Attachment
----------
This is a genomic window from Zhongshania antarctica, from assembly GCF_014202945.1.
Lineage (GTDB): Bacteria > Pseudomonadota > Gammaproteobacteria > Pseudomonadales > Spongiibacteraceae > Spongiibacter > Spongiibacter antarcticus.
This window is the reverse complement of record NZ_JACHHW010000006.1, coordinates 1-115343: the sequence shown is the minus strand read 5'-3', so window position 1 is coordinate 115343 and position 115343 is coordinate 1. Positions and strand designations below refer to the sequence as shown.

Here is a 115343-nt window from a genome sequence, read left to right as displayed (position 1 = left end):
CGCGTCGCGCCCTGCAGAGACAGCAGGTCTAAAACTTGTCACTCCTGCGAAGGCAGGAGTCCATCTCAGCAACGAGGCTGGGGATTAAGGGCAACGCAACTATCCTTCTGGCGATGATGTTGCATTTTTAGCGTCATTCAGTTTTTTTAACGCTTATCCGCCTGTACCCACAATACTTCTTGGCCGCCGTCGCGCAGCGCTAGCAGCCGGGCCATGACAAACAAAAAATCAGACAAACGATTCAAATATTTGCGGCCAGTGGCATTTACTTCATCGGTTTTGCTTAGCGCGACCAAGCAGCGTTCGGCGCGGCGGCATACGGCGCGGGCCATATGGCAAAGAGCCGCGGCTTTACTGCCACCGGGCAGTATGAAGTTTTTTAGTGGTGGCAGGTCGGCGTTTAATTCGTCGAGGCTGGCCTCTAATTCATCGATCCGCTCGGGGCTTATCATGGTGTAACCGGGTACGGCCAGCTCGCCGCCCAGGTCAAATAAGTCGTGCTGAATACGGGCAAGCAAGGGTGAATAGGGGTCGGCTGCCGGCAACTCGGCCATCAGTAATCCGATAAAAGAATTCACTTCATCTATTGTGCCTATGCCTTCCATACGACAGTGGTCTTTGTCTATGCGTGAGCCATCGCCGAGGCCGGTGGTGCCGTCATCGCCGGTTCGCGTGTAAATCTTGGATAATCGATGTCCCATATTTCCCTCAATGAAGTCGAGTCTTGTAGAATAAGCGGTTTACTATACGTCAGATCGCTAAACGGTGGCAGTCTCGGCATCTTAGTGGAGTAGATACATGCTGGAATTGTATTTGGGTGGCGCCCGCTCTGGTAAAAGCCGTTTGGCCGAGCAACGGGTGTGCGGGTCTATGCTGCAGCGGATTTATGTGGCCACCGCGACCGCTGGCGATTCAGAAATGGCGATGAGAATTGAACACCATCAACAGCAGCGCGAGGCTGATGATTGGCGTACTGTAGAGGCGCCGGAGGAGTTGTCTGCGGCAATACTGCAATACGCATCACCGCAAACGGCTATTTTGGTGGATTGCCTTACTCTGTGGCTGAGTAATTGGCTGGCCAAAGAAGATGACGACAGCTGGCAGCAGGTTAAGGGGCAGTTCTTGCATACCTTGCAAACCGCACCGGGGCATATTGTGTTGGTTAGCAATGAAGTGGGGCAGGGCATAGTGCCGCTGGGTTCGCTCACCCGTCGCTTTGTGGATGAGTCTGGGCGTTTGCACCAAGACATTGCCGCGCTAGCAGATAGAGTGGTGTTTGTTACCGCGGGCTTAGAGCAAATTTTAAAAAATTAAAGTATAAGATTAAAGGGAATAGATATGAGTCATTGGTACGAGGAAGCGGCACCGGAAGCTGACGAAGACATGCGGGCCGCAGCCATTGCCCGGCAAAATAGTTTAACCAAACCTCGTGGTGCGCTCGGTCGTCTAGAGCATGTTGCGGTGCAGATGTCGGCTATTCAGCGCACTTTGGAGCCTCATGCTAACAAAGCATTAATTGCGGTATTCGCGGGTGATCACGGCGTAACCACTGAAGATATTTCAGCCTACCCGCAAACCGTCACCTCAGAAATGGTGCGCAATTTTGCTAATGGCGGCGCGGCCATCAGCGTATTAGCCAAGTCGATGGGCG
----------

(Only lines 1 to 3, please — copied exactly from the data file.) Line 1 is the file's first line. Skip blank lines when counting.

This is a genomic window from Zhongshania antarctica, from assembly GCF_014202945.1.
Lineage (GTDB): Bacteria > Pseudomonadota > Gammaproteobacteria > Pseudomonadales > Spongiibacteraceae > Spongiibacter > Spongiibacter antarcticus.
This window is the reverse complement of record NZ_JACHHW010000006.1, coordinates 1-115343: the sequence shown is the minus strand read 5'-3', so window position 1 is coordinate 115343 and position 115343 is coordinate 1. Positions and strand designations below refer to the sequence as shown.